B.L.U.F. Another District Judge gets it wrong because they are another rogue judge.

Somehow, I managed to analyze this case twice. The first was back in April. The quoting is better, the references/citations are better. The snark is about the same. I believe it suggests that I’m getting a little better at this.

The first thing we notice is that judge Rudolph Contreras uses the Ocean State Tactical v. Rhode Island to get his definitions. When a multiple-round device like an LCM is attached, a handgun becomes a ‘semiautomatic’ weapon, meaning that it is capable of rapidly firing several bullets, one right after another.HANSON v. DISTRICT OF COLUMBIA, No. 1:22-cv-02256, slip op. at 2–3 (District Court, District of Columbia) quoting the judge in Ocean State Tactical.

He also plays the language game. The law talks about “ammunition feeding devices”. He switches to “magazine” and once there talks about them as simple boxes. This is precisely the issue that the recent briefing to the Supreme Court addressed. By using the term “ammunition feeding device” throughout their brief, they make a solid case for why it is an arm and not just a box.

The good news is that the plaintiffs (good guys) did establish standing. All the plaintiffs have licenses to carry in D.C. All of them declared that but for the regulation, they would carry ammunition feed devices capable of holding more than 10 rounds. And some of them attempted to register firearms and were denied because the feed devices were “too big”.

Here we start to see the thumb on the scale On December 1, 2022, the Court permitted three nonprofit organizations, Brady, Gifford Law Center to Prevent Gun Violence, and March for our Lives to jointly submit an amicus brief in support of the District.id. at 4. I have yet to find a 2A case where these groups don’t have their grubby fingers in there, pounding the table and attempting emotional blackmail.

Playing Stupid

The Second Amendment to the United States Constitution provides: “A well regulated Militia, being necessary to the security of a free State, the right of the people to keep and bear Arms shall not be infringed.” U.S. Const. Amend. II. Although short, this text is anything but simple. To understand and interpret this constitutional text, the Court looks to caselaw that is relevant to the specific question at hand. As it turns out, Plaintiffs are not the first to raise a Second Amendment challenge to the District’s LCM ban: a group of plaintiffs challenged the same law over a decade ago in Heller v. District of Columbia (“Heller II”), 670 F.3d 1244 (D.C. Cir. 2011), which ultimately upheld the ban. Heller II was decided in the wake of the Supreme Court’s seminal Second Amendment case, District of Columbia v. Heller (“Heller”), 554 U.S. 570 (2008). The Supreme Court’s decision in Bruen last year, however, soundly rejected how the Courts of Appeals interpreted and applied Heller, and so calls into question the outcome of Heller II. Thus, although Plaintiffs’ challenge to D.C.’s LCM ban is not entirely new, it demands renewed analysis under the framework Bruen provides.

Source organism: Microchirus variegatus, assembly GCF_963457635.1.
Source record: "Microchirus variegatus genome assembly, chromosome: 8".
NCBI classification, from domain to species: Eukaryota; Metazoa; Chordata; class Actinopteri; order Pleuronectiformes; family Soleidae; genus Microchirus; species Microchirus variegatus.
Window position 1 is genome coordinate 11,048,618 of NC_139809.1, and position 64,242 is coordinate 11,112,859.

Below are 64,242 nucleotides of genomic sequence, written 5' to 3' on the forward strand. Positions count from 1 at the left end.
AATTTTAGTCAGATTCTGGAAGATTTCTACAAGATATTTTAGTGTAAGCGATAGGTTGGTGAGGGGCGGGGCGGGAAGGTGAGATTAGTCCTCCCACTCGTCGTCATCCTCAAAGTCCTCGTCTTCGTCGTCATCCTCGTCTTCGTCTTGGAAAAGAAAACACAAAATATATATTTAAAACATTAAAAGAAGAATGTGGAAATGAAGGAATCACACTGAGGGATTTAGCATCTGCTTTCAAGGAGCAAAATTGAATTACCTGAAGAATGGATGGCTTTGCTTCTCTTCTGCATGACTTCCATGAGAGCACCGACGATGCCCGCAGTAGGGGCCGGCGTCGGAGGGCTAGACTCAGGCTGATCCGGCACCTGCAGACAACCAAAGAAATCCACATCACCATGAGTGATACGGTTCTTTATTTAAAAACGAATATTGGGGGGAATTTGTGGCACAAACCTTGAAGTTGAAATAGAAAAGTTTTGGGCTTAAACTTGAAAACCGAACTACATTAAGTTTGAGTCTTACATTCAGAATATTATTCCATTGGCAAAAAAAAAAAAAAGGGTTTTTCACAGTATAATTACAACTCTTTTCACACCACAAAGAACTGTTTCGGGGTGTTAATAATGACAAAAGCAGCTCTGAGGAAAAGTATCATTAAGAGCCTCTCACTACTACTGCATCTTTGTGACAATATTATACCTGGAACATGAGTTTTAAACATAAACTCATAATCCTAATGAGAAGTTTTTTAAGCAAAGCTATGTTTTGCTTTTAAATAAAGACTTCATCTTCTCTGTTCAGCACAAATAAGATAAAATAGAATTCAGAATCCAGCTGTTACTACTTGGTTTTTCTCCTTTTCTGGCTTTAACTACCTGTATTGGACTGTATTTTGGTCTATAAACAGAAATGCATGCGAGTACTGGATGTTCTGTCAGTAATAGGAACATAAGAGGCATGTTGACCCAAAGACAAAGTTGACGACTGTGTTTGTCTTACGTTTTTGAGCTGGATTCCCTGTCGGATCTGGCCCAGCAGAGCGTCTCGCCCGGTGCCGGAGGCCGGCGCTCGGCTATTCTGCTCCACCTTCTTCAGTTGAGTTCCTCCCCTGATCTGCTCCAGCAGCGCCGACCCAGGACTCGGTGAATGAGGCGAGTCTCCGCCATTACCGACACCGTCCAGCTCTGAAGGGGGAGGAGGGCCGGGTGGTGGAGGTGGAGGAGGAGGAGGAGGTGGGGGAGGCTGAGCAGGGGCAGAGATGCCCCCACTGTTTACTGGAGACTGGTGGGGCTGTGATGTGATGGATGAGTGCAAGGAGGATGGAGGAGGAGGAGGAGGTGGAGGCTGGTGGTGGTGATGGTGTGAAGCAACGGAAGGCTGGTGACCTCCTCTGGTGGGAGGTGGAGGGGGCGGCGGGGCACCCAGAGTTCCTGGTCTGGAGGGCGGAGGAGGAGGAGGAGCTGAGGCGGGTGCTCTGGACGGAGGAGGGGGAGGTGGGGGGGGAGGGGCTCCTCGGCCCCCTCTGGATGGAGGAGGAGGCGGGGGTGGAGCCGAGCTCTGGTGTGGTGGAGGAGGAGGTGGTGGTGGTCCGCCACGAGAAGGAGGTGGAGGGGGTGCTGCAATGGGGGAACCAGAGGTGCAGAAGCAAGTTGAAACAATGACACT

Double emphasis added.

It is only complicated when you are looking for what is not there. “Shall not be infringed” means don’t infringe. What aren’t you supposed to infringe on? “The right to keep and bear arms”. Whose right is it? “The People”.

Is this a BLEEP gun control regulation? Yes? Then it is an infringement. FULL STOP. Game over.

When a court looks at the plain text of the Second Amendment and starts arguing semantics, you know it will be a shitty day for the Second Amendment. He knows, we know, and the state knows that the regulation is part of gun control regulations.

The judge isn’t doing shitty pull quotes, he is giving context and using more complete quotes:

  • Heller also cautioned that “[l]ike most rights, the right secured by the Second Amendment is not unlimited.”
  • the Supreme Court stated that “the right was not a right to keep and carry any weapon whatsoever in any manner whatsoever and for whatever purpose.”
  • Thus, the Second Amendment “does not protect those weapons not typically possessed by law-abiding citizens for lawful purposes.”
  • And the Court did not “cast doubt on longstanding prohibitions on the possession of firearms by felons and the mentally ill, or laws forbidding the carrying of firearms in sensitive places such as schools and government buildings, or laws imposing conditions and qualifications on the commercial sale of arms.”
id. at 5

This isn’t the pull three words from here, 2 words from there and glue them together with your own words to make them mean what you want to. He still pulls the magic words from Heller that every infringing bastard hangs his particular infringement on.